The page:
Neighbors report that Israeli soldiers had been beating her husband because he wasn't answering their questions. Foolishly or valiantly, how is one to say, the 35-year-old woman had interfered. She tried to explain that her husband was deaf, screamed at the soldiers that her husband couldn't hear them and attempted to stop them from hitting him. So they shot her. Several times.
Her name was Itemad Ismail Abu Mo'ammar.
She didn't die, though. That took longer. It required her life to flow out of her in the form of blood for several hours, as Israeli soldiers refused to allow an ambulance to transport her to help. Her husband and children could do nothing to save her.
Finally, after approximately five hours, an ambulance was allowed to take her to a hospital, where physicians were able to render one service: pronounce her dead, a few days before the commencement of Ramadan, a season of family gatherings much like the Christmas season for Americans. She left 11 children. None of this was in the Washington Post story, which had reported her death in one half of one sentence.
Her husband's brother, who lived in the same house, was also killed. He was a 28-year-old farmer.
Why did this all happen? The family lived behind a resistance fighter wanted by Israel. They were simply "collateral damage" in a failed Israeli assassination/kidnapping operation.
All together, five Palestinians were killed that day. The other three were young shepherds killed in another area, two 15 years old and one 14, who seem to have simply been in the wrong place at the wrong time. Gaza.
None of this was reported in most of America's news media, and so the American public never learned about a mother bleeding to death in front of her children, or young shepherds being blown to pieces. Apparently, it just wasn't newsworthy.
A Case Study of "Good" News Coverage
The Washington Post at least mentioned these deaths, so perhaps those who care about journalistic standards should laud the Post for its coverage.
And yet, the Post in its short report got so much so wrong.
In addition to misreporting Itemad's cause of death and omitting critical facts, the Post's story portrayed the entire context incorrectly, telling readers that these five deaths had broken a period of "relative calm."
The fact is that while it was true that in the previous six months not a single Israeli child had been killed by Palestinians, during this period Israelis had killed 75 Palestinian young people, including an 8-month-old and several three-year-olds.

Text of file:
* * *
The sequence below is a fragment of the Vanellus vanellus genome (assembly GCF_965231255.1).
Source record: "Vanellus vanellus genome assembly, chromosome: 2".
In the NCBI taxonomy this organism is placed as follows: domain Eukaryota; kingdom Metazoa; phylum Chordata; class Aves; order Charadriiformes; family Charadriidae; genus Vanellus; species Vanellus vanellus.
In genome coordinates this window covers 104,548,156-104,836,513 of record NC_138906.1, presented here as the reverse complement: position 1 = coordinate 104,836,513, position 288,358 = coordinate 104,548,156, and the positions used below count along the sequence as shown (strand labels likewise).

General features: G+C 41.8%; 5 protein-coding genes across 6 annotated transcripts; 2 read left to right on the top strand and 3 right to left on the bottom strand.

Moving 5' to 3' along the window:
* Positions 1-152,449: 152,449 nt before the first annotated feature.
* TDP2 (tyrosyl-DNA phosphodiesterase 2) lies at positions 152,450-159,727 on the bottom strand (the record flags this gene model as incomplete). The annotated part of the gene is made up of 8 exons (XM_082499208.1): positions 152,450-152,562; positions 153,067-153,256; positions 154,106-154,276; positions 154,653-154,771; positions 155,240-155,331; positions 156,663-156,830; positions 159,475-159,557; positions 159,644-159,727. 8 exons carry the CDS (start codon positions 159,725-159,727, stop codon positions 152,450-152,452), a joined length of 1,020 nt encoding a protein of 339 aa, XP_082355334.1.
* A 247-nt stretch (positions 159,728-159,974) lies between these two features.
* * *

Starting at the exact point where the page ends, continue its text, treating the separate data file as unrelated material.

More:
I phoned the Post and spoke to a foreign editor about the need to run a correction, providing information on Itemad's murder. The editor said that she would pass this on to their correspondent (who is based in Israel), but explained that it was "impossible for him to go to Gaza." When I disagreed, she amended the "impossible" to "very difficult." She neglected to mention that the Post has access to stringers in Gaza available to check out any incident the editors deem important.
Next, I wrote a letter to the paper containing the above information. Happily, the Post letters department apparently checked it out and decided it was a good letter. They sent an email informing me that they were considering my letter for publication and needed to confirm that I was the one who had written it, and that I had not sent the information elsewhere.
I replied in the affirmative, we exchanged a few more messages, and everything appeared on target. Normally, when publications contact you in this way, your letter is published shortly thereafter. I waited in anticipation. And waited.
It is now almost two weeks after their report, and I have just been informed that the paper has decided not to print my letter. The Post has apparently determined that there is no need to run a correction.
I think I understand.
Although the Washington Post's statement of principles proclaims, "This newspaper is pledged to minimize the number of errors we make and to correct those that occur... Accuracy is our goal; candor is our defense," the American Society of Newspaper Editors clarifies these ethical requirements: corrections need only be printed when the error of commission or omission is "significant."
And, after all, these were only Palestinians, and it was just another mother dead.
Alison Weir is Executive Editor of If Americans Knew, which has produced in-depth studies and illustrative videos on American news coverage of Israel-Palestine.